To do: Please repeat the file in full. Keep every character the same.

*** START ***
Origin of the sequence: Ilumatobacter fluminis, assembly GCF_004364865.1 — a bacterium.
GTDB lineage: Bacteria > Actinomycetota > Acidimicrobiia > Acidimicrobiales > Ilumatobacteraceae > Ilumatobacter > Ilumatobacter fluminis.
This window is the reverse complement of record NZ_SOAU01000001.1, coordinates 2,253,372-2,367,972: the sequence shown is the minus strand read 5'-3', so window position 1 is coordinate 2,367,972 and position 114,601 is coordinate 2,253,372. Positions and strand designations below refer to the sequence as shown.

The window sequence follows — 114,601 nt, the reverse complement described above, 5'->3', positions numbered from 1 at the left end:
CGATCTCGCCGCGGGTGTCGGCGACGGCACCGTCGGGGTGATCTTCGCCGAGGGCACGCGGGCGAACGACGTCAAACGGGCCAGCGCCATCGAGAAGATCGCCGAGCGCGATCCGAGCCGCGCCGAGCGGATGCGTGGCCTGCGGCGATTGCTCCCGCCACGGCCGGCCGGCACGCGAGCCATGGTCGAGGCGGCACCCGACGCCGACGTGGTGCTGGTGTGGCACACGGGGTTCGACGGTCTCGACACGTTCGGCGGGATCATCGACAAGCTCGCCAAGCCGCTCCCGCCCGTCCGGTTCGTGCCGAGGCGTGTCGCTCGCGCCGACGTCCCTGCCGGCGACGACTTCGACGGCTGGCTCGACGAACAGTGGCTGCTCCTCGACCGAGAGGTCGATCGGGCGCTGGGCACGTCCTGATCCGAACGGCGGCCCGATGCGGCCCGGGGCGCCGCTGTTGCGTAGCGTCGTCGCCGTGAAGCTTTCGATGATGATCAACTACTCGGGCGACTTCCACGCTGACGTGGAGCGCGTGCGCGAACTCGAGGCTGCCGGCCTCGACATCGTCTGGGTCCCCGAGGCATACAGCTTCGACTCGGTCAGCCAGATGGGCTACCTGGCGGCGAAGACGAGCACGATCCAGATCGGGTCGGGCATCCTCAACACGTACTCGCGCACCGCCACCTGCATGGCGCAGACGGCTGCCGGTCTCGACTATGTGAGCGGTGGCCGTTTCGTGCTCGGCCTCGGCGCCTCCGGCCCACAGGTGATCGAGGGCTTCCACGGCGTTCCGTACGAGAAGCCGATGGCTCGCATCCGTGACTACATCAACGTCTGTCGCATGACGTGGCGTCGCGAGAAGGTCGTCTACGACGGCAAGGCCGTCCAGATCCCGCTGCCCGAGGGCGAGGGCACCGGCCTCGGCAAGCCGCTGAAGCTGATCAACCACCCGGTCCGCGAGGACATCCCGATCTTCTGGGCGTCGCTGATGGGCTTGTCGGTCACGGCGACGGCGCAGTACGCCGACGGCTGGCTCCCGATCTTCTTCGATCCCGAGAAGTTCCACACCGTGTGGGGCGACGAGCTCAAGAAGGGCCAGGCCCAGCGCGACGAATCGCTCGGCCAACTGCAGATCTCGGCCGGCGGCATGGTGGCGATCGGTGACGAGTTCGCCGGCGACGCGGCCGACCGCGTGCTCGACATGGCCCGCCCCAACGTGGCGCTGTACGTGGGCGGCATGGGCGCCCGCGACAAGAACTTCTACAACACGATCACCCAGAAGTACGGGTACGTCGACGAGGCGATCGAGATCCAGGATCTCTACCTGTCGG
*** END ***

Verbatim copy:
Origin of the sequence: Ilumatobacter fluminis, assembly GCF_004364865.1 — a bacterium.
GTDB lineage: Bacteria > Actinomycetota > Acidimicrobiia > Acidimicrobiales > Ilumatobacteraceae > Ilumatobacter > Ilumatobacter fluminis.
This window is the reverse complement of record NZ_SOAU01000001.1, coordinates 2,253,372-2,367,972: the sequence shown is the minus strand read 5'-3', so window position 1 is coordinate 2,367,972 and position 114,601 is coordinate 2,253,372. Positions and strand designations below refer to the sequence as shown.

The window sequence follows — 114,601 nt, the reverse complement described above, 5'->3', positions numbered from 1 at the left end:
CGATCTCGCCGCGGGTGTCGGCGACGGCACCGTCGGGGTGATCTTCGCCGAGGGCACGCGGGCGAACGACGTCAAACGGGCCAGCGCCATCGAGAAGATCGCCGAGCGCGATCCGAGCCGCGCCGAGCGGATGCGTGGCCTGCGGCGATTGCTCCCGCCACGGCCGGCCGGCACGCGAGCCATGGTCGAGGCGGCACCCGACGCCGACGTGGTGCTGGTGTGGCACACGGGGTTCGACGGTCTCGACACGTTCGGCGGGATCATCGACAAGCTCGCCAAGCCGCTCCCGCCCGTCCGGTTCGTGCCGAGGCGTGTCGCTCGCGCCGACGTCCCTGCCGGCGACGACTTCGACGGCTGGCTCGACGAACAGTGGCTGCTCCTCGACCGAGAGGTCGATCGGGCGCTGGGCACGTCCTGATCCGAACGGCGGCCCGATGCGGCCCGGGGCGCCGCTGTTGCGTAGCGTCGTCGCCGTGAAGCTTTCGATGATGATCAACTACTCGGGCGACTTCCACGCTGACGTGGAGCGCGTGCGCGAACTCGAGGCTGCCGGCCTCGACATCGTCTGGGTCCCCGAGGCATACAGCTTCGACTCGGTCAGCCAGATGGGCTACCTGGCGGCGAAGACGAGCACGATCCAGATCGGGTCGGGCATCCTCAACACGTACTCGCGCACCGCCACCTGCATGGCGCAGACGGCTGCCGGTCTCGACTATGTGAGCGGTGGCCGTTTCGTGCTCGGCCTCGGCGCCTCCGGCCCACAGGTGATCGAGGGCTTCCACGGCGTTCCGTACGAGAAGCCGATGGCTCGCATCCGTGACTACATCAACGTCTGTCGCATGACGTGGCGTCGCGAGAAGGTCGTCTACGACGGCAAGGCCGTCCAGATCCCGCTGCCCGAGGGCGAGGGCACCGGCCTCGGCAAGCCGCTGAAGCTGATCAACCACCCGGTCCGCGAGGACATCCCGATCTTCTGGGCGTCGCTGATGGGCTTGTCGGTCACGGCGACGGCGCAGTACGCCGACGGCTGGCTCCCGATCTTCTTCGATCCCGAGAAGTTCCACACCGTGTGGGGCGACGAGCTCAAGAAGGGCCAGGCCCAGCGCGACGAATCGCTCGGCCAACTGCAGATCTCGGCCGGCGGCATGGTGGCGATCGGTGACGAGTTCGCCGGCGACGCGGCCGACCGCGTGCTCGACATGGCCCGCCCCAACGTGGCGCTGTACGTGGGCGGCATGGGCGCCCGCGACAAGAACTTCTACAACACGATCACCCAGAAGTACGGGTACGTCGACGAGGCGATCGAGATCCAGGATCTCTACCTGTCGG